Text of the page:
As Aerojet-Rocketdyne continues 3D printing rocket engine parts and Enterprise In Space works towards 3D printing a recoverable spacecraft, one large group of companies and organizations are planning to replicate the entire crew module for the yet-to-be-completed Orion spacecraft. Announced in preparation for RAPID 2016 this May, the event’s host, SME, along with Lockheed Martin, FARO Technologies, Inc., Direct Dimensions, Inc., Met-L-Flo, Inc., Florida Institute of Technology and Cincinnati Inc. have begun 3D scanning the Orion crew module to 3D print 150 copies of this historic pod.
NASA’s Orion spacecraft is set to launch on NASA’s new heavy-lift rocket, the Space Launch System, carrying four astronauts to destinations at or beyond low Earth orbit, including the International Space Station or even Mars through the use of an additional Deep Space Habitat module. Throughout the process, the vehicle will sustain and protect the crew, as well as provide safe re-entry. Technologies like 3D printing and 3D scanning are thought to play an integral part in the NewSpace industry, making the idea to 3D scan and print replicas of this next generation vehicle a natural one.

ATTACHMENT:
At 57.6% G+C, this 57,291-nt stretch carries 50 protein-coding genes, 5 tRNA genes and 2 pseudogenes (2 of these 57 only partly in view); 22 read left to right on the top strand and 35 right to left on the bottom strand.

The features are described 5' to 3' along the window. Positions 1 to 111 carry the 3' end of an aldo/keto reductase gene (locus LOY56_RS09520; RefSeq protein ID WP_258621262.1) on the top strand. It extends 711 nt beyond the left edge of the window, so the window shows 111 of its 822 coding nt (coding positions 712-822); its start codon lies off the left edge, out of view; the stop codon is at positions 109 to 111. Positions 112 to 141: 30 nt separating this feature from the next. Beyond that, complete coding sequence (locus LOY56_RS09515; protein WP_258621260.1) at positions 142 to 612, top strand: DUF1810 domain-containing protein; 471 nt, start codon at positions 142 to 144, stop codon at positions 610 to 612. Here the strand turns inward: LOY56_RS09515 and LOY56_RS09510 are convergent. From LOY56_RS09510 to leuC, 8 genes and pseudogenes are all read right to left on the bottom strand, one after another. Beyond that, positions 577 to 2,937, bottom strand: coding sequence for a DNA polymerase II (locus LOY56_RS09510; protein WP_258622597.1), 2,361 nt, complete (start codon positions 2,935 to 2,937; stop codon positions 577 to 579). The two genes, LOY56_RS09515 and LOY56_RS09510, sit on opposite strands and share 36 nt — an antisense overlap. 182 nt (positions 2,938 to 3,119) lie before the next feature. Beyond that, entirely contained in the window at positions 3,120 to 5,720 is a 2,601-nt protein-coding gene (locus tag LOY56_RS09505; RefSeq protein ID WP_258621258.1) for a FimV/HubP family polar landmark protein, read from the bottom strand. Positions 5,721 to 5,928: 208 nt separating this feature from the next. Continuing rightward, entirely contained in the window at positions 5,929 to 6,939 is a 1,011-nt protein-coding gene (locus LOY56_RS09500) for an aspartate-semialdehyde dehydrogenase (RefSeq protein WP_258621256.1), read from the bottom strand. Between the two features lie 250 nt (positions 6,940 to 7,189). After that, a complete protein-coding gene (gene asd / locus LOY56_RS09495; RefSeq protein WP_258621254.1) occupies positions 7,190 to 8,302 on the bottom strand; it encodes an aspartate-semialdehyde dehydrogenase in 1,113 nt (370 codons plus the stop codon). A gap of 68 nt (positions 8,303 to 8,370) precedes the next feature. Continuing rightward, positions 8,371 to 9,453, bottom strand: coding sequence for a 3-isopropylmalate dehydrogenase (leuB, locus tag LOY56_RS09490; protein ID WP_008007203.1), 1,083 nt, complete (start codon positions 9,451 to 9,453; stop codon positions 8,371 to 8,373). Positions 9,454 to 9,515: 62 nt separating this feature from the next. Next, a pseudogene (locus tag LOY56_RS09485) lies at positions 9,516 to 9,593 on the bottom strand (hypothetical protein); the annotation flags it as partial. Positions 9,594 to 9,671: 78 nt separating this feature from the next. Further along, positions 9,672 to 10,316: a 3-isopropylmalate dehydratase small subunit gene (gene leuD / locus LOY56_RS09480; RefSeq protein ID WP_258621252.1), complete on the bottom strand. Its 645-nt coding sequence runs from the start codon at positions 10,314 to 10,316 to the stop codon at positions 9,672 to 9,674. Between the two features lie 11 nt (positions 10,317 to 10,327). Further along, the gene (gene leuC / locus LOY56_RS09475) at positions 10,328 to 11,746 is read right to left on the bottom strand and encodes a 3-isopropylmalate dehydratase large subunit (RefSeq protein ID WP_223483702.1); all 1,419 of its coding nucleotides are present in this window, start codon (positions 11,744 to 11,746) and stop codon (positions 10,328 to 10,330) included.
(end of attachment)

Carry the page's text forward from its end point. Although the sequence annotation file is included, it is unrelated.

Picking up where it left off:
“Additive manufacturing and 3D printing technologies are widely used to produce aerospace and other high-performance products,” said Carl Dekker, president of Met-L-Flo. “It is exciting that we are using 3D scanning and additive manufacturing to reproduce 3D models of the Orion—a spacecraft which may carry these technologies to other planets.”
To create the replicas, scanner manufacturer Faro performed a 3D laser scan of an Orion spacecraft model. Direct Dimensions then prepped the file for 3D printing by Met-L-Flo, who will, in turn, 3D print 150 small-scale replicas to be given away at RAPID 2016. Cincinnati Inc., known for the technology behind the 3D printed Local Motors cars, will 3D print a larger scale model to be assembled on stage at Rapid, as well. Florida Tech students will finally educate attendees on 3D printing and the project overall.
If you’re attending RAPID this year, this will be one booth you’ll need to stop by. And you’ll likely find yourself guided to the booth anyway, as you’ll be drawn by the sight of a large-scale replica of an important piece of human history.